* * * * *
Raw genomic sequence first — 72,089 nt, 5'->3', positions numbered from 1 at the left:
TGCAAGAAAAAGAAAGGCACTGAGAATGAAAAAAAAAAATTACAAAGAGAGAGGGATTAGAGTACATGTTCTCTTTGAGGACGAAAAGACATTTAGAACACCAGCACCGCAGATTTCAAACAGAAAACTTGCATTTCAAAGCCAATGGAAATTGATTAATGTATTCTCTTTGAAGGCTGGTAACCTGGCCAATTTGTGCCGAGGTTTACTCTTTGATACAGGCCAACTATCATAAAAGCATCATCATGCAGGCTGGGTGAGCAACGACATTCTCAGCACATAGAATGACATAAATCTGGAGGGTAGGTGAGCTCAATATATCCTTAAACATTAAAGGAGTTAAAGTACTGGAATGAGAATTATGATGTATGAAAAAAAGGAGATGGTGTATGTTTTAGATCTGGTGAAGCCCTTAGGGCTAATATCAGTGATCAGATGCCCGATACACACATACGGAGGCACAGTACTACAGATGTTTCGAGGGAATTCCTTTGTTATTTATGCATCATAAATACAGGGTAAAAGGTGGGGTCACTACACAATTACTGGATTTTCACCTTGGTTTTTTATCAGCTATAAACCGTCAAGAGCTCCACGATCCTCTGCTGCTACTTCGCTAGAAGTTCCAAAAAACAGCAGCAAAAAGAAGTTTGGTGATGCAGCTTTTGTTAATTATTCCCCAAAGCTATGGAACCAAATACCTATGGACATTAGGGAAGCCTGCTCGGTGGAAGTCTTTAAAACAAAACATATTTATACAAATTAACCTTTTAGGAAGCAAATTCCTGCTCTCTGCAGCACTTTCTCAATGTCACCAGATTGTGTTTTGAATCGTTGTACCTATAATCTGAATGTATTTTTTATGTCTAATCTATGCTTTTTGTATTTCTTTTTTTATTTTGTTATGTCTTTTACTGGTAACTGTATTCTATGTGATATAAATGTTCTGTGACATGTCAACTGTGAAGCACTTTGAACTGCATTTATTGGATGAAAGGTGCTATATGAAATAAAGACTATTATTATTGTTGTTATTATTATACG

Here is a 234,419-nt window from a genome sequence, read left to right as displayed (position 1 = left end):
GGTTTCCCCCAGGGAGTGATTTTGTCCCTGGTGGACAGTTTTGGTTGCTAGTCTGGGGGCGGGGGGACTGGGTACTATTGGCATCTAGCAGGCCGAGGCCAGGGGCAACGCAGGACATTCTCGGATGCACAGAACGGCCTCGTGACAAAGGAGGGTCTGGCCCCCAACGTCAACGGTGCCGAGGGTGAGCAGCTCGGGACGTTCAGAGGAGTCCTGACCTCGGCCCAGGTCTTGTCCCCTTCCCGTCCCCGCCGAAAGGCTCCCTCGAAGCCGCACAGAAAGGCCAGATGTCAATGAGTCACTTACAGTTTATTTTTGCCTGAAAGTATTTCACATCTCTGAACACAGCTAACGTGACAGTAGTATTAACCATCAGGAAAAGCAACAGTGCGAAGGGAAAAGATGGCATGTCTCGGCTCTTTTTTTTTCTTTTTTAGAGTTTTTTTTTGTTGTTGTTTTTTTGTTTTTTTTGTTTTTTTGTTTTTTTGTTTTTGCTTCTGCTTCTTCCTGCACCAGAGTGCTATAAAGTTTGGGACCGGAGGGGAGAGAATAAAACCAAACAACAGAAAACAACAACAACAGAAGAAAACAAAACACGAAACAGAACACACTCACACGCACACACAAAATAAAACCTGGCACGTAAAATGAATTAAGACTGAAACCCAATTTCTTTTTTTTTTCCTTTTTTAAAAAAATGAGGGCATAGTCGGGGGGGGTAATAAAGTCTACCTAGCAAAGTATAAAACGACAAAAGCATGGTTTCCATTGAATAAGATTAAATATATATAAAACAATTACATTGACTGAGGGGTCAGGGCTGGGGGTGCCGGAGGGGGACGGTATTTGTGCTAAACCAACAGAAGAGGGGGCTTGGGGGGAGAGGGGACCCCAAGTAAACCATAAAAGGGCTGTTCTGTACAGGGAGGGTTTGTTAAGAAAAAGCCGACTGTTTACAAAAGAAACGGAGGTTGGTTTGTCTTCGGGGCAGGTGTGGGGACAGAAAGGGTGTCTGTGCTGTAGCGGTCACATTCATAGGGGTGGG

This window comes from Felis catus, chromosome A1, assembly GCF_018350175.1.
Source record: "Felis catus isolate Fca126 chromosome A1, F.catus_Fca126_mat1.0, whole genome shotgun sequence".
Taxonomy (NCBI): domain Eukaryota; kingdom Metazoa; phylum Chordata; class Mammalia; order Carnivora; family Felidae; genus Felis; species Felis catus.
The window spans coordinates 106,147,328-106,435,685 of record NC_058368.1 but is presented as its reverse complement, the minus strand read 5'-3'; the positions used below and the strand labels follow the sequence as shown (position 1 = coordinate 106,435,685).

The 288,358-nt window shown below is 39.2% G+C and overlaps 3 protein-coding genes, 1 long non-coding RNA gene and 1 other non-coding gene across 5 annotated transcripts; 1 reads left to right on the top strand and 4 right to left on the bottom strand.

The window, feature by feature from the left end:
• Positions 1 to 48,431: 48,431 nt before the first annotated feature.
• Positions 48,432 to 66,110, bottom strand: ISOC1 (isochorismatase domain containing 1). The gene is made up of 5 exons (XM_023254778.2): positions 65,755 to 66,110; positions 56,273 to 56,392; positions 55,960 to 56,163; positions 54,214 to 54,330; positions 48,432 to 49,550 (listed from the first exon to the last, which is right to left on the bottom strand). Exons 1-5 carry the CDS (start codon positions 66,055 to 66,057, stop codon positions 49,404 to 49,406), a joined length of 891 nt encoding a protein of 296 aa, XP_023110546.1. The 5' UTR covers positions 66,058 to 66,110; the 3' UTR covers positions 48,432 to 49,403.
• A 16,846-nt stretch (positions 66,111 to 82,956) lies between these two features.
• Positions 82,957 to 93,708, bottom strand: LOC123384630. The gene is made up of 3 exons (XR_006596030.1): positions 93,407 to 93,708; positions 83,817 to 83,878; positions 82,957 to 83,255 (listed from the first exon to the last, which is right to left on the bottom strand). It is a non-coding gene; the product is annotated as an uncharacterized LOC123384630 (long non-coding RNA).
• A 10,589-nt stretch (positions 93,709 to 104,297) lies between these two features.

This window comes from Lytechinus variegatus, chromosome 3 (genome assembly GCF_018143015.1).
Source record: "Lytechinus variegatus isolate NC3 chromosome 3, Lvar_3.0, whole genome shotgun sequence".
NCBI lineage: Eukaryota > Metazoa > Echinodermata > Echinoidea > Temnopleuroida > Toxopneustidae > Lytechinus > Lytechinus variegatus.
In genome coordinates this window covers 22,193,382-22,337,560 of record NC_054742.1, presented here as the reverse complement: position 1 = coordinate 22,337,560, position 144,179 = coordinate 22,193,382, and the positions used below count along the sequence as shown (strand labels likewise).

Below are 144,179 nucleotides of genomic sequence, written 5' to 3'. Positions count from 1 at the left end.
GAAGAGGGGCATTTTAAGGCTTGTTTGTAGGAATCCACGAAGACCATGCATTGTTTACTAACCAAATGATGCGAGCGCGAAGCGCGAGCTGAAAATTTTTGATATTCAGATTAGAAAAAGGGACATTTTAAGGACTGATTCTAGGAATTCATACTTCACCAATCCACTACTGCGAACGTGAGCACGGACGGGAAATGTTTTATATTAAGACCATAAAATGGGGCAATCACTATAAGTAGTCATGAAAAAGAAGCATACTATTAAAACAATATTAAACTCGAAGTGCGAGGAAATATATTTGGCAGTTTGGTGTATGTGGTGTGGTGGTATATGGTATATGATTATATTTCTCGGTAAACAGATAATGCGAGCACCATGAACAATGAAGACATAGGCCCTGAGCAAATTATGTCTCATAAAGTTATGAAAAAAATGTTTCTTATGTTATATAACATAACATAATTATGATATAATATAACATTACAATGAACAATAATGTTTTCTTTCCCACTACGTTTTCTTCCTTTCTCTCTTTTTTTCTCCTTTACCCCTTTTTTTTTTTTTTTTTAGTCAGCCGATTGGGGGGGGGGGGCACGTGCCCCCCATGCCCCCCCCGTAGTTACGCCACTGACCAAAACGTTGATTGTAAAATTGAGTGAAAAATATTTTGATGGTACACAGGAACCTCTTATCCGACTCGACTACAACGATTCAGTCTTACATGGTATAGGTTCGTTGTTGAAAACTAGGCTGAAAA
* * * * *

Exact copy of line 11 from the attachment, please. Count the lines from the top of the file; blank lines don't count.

• Positions 1 to 48,431: 48,431 nt before the first annotated feature.